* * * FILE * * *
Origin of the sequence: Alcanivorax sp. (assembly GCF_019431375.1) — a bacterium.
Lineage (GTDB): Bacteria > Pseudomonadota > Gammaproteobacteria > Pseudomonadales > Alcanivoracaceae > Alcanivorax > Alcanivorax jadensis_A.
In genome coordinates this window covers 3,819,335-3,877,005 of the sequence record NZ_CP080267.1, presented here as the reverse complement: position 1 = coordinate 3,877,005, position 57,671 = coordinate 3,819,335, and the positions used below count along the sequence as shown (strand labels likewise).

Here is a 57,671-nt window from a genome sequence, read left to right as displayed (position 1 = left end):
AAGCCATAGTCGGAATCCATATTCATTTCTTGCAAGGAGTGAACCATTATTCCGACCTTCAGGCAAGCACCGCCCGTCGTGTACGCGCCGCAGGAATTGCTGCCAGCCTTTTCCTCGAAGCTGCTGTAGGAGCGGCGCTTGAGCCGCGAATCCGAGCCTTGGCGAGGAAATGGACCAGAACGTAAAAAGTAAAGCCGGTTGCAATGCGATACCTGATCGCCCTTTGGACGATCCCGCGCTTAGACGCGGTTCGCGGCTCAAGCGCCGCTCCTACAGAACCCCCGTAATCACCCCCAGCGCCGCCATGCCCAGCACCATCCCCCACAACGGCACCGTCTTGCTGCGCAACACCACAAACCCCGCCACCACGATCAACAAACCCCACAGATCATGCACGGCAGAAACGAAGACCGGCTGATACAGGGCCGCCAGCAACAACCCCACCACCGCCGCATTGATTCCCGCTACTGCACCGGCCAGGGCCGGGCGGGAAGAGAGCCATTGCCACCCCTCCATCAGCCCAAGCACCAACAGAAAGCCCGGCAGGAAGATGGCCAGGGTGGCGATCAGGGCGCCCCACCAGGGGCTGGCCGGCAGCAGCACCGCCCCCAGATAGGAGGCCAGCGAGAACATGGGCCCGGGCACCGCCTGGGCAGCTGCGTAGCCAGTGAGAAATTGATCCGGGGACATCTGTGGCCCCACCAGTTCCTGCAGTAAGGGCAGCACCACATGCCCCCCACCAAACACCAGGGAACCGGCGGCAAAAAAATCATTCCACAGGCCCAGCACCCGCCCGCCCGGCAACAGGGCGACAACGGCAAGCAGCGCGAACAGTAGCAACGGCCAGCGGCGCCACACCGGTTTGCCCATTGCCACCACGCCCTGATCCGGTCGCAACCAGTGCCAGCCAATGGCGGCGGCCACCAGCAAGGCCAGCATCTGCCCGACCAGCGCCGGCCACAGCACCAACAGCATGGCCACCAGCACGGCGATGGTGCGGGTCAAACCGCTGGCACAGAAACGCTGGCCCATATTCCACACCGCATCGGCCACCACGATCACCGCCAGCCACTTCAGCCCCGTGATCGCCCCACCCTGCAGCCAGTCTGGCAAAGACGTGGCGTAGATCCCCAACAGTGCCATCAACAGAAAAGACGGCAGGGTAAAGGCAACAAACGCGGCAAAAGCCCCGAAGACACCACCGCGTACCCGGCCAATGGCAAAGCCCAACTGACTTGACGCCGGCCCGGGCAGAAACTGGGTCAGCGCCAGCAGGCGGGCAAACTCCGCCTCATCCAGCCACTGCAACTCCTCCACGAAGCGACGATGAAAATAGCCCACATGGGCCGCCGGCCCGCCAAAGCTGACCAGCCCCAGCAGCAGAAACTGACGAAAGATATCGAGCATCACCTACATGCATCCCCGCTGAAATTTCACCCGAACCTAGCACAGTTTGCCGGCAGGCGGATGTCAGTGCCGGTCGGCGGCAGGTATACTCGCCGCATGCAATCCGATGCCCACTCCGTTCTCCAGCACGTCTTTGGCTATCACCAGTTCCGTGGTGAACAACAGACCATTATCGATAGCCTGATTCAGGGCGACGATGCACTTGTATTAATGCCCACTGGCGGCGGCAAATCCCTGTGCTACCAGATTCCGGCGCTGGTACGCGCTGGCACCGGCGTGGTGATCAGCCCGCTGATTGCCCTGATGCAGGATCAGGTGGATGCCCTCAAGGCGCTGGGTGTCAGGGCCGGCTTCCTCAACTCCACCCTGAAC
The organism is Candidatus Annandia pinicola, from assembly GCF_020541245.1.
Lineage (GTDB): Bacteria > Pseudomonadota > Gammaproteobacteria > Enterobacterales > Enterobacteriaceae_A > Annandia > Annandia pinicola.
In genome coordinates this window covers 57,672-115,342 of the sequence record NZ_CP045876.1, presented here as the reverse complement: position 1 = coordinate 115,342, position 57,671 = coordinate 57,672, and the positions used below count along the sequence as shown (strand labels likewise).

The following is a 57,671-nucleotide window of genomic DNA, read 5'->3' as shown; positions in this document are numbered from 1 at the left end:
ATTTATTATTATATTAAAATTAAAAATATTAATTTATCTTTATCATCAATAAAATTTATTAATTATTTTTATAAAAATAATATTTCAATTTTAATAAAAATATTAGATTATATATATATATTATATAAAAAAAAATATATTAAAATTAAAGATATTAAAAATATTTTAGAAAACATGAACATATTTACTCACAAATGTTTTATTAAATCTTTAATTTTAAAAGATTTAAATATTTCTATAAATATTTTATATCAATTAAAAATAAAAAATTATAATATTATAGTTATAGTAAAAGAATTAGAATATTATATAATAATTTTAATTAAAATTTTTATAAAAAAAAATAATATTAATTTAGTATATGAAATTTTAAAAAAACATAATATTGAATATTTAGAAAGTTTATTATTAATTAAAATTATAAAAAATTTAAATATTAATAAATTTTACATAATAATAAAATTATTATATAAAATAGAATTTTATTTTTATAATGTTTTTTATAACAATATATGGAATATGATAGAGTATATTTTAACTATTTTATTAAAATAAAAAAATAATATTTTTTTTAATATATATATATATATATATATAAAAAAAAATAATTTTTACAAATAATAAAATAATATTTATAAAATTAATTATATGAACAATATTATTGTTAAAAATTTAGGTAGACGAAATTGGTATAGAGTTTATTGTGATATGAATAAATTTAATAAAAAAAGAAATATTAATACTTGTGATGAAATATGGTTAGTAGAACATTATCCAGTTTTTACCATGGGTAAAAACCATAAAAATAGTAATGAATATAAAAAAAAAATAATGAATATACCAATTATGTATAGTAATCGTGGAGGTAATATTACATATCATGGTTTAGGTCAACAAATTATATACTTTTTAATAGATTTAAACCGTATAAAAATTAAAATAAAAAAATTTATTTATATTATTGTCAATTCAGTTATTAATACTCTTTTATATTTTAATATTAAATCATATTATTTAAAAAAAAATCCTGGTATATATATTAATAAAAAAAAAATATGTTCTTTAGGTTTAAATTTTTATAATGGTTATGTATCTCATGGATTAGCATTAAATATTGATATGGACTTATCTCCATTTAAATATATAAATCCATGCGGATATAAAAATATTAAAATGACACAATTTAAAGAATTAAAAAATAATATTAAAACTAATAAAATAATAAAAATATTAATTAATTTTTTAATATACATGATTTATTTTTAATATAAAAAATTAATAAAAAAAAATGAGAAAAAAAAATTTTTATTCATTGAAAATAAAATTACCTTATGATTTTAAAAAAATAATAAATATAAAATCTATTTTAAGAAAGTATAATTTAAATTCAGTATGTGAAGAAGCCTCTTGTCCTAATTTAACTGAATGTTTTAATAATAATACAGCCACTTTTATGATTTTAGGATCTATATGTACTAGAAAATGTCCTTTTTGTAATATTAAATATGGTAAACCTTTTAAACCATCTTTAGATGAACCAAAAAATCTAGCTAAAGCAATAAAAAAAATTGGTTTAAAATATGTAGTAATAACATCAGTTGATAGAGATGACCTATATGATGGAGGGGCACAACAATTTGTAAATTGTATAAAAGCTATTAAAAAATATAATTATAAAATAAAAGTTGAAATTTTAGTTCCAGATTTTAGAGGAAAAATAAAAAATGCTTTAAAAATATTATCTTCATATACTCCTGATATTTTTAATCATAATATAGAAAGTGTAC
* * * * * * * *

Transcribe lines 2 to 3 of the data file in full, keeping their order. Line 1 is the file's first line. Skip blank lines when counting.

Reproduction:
Lineage (GTDB): Bacteria > Pseudomonadota > Gammaproteobacteria > Pseudomonadales > Alcanivoracaceae > Alcanivorax > Alcanivorax jadensis_A.
In genome coordinates this window covers 3,819,335-3,877,005 of the sequence record NZ_CP080267.1, presented here as the reverse complement: position 1 = coordinate 3,877,005, position 57,671 = coordinate 3,819,335, and the positions used below count along the sequence as shown (strand labels likewise).